Following the release of their 2017 debut EP ‘…And The Sum Of Its Parts’ and continuous touring, A Burial at Sea have managed to carve a unique position for themselves in the post-rock genre.

They have achieved this by including horns in their ensemble. The warm tones of trumpets are often in contrast with the harsh intensity of fast, distorted guitar and crashing drums that comes from the rest of the line-up. In theory it shouldn’t work but in practice it’s executed wonderfully, as exemplified on their self-titled debut album ‘A Burial at Sea’.

The album’s short opening track, Intro (Dean’s Deed) is a perfect appetiser for what’s to come. The build of noise anticipates the bombardment of sound about to be experienced, while the horn’s long notes bring a delicate, almost ethereal tone to the track. This intensity is carried onto, You Really Did Grow After All and resolved by an explosion of distorted guitars and pummelled drums. 

Breezehome shows off the band’s technical abilities, with complex rhythms and a math rock-level of organised chaos. Single, Nice From Afar, Far From Nice, also demonstrates the band’s excellent musicianship, with a fast tempo indicative of black metal before a tranquil middle section of reverbed guitars and subdued drumming gives way to the horn section as the trumpet takes the melodic lead.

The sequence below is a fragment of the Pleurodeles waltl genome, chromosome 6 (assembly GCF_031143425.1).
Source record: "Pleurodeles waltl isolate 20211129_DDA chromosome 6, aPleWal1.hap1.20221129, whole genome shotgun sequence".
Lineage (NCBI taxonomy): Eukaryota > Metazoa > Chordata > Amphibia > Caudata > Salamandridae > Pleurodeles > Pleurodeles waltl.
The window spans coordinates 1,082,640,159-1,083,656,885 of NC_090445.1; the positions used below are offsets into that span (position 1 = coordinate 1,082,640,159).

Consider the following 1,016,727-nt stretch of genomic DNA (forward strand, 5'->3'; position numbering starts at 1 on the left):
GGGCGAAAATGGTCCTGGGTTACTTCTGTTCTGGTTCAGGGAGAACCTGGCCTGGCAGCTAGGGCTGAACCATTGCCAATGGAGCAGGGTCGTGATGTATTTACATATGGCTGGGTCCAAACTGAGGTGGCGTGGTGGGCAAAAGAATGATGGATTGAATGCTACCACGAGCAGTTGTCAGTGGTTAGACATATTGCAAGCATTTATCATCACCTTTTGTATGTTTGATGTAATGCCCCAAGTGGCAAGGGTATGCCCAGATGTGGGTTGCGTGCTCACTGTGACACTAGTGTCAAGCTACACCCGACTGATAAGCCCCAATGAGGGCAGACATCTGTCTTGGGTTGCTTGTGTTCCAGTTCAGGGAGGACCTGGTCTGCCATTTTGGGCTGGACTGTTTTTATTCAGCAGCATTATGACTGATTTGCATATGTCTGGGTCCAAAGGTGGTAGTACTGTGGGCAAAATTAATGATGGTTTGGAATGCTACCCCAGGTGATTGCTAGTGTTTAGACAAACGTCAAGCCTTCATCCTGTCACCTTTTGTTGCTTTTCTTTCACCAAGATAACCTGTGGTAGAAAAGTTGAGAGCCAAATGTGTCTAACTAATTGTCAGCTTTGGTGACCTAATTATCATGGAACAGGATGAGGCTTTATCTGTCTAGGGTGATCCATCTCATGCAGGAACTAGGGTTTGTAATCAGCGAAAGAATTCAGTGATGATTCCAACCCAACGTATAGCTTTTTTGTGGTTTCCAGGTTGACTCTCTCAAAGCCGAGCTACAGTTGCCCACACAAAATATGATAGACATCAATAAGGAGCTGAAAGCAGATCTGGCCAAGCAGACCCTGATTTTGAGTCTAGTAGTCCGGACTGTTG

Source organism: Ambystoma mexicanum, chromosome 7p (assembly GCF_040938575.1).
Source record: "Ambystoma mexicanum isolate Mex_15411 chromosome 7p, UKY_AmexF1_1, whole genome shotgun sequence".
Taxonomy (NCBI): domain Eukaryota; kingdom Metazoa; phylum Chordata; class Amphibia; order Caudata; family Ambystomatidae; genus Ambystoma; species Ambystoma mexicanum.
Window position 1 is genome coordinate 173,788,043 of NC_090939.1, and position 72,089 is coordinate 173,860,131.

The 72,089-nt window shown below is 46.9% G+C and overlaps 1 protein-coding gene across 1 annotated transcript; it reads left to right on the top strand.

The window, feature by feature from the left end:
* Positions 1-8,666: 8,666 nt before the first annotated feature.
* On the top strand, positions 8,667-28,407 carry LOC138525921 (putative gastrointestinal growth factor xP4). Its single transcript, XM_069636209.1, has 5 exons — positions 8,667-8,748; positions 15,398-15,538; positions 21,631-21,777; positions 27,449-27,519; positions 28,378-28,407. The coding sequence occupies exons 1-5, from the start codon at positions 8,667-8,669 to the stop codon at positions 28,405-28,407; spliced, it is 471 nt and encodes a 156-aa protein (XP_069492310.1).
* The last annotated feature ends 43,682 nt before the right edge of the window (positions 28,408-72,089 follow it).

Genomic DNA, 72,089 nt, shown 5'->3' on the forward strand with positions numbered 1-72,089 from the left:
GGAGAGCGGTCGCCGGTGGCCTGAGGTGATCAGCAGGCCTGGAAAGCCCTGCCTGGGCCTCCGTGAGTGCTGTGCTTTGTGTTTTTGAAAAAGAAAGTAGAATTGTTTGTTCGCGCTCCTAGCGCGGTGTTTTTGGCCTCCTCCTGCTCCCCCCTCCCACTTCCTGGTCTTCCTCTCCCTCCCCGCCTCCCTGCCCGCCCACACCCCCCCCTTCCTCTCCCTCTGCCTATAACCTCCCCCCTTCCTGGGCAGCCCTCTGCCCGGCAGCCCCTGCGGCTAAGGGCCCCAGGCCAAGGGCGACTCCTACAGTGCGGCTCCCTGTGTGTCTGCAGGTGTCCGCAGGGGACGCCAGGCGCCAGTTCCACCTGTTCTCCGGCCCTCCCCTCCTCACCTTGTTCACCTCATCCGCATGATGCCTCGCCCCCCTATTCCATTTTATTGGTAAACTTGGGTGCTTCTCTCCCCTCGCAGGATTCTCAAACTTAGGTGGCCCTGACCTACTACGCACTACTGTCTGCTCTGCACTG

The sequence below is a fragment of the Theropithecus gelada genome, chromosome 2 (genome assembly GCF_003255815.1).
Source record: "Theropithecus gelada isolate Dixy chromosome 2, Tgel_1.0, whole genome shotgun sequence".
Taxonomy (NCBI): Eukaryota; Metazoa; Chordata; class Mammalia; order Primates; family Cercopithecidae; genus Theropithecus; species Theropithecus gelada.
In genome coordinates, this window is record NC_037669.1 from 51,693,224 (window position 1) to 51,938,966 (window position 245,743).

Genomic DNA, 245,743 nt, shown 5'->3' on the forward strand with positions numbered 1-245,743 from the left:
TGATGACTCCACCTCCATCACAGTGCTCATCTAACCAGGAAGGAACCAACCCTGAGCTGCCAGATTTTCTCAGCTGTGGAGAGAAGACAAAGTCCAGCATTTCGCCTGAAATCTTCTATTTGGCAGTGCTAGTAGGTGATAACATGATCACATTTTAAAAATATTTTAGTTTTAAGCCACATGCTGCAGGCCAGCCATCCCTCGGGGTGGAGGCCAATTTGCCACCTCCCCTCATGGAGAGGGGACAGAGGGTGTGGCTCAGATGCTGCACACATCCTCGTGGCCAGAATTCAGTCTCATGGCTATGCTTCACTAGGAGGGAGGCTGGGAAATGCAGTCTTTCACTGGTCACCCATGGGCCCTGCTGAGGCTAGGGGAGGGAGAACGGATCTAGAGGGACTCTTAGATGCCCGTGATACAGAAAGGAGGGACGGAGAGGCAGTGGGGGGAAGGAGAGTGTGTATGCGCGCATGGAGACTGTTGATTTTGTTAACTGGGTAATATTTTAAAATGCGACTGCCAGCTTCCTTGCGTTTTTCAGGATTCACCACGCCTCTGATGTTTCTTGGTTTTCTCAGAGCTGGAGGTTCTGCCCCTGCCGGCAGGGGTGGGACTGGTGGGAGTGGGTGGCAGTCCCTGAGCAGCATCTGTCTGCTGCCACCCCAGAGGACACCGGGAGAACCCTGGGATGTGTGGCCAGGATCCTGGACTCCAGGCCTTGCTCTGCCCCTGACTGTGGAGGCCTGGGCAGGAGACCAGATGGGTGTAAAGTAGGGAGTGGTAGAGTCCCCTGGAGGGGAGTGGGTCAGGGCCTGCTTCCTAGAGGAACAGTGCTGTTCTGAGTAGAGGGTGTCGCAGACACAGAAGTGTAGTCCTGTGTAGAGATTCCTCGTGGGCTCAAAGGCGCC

Similarly, the album’s second single D’accord carries a rapid tempo, with fast, plucky guitar leading the way. However, D’accord is a lot brighter than other tracks on the album, fully utilising the ability of the horns to create a triumphant, euphoric soundscape.

Lightning Blanket is another highlight. Opening with moody guitar, the track soon erupts with booming drums, before a surprising turn sees it strip down to bright plucky guitars. This is the only track on the album with vocals. The band sing in unison, describing beautiful scenes of sunshine at “a place I call my own, conveying a sense of nostalgia for home. However, this brief moment of calm is soon drowned out by intense surge of guitars and horns. 

With this debut album, A Burial at Sea have succeeded in making their mark in the experimental rock scene. The balance between harsh, loud noise and moments of tranquillity along with the interesting timbre of the horns results in a distinctive sound that is truly a musical treat.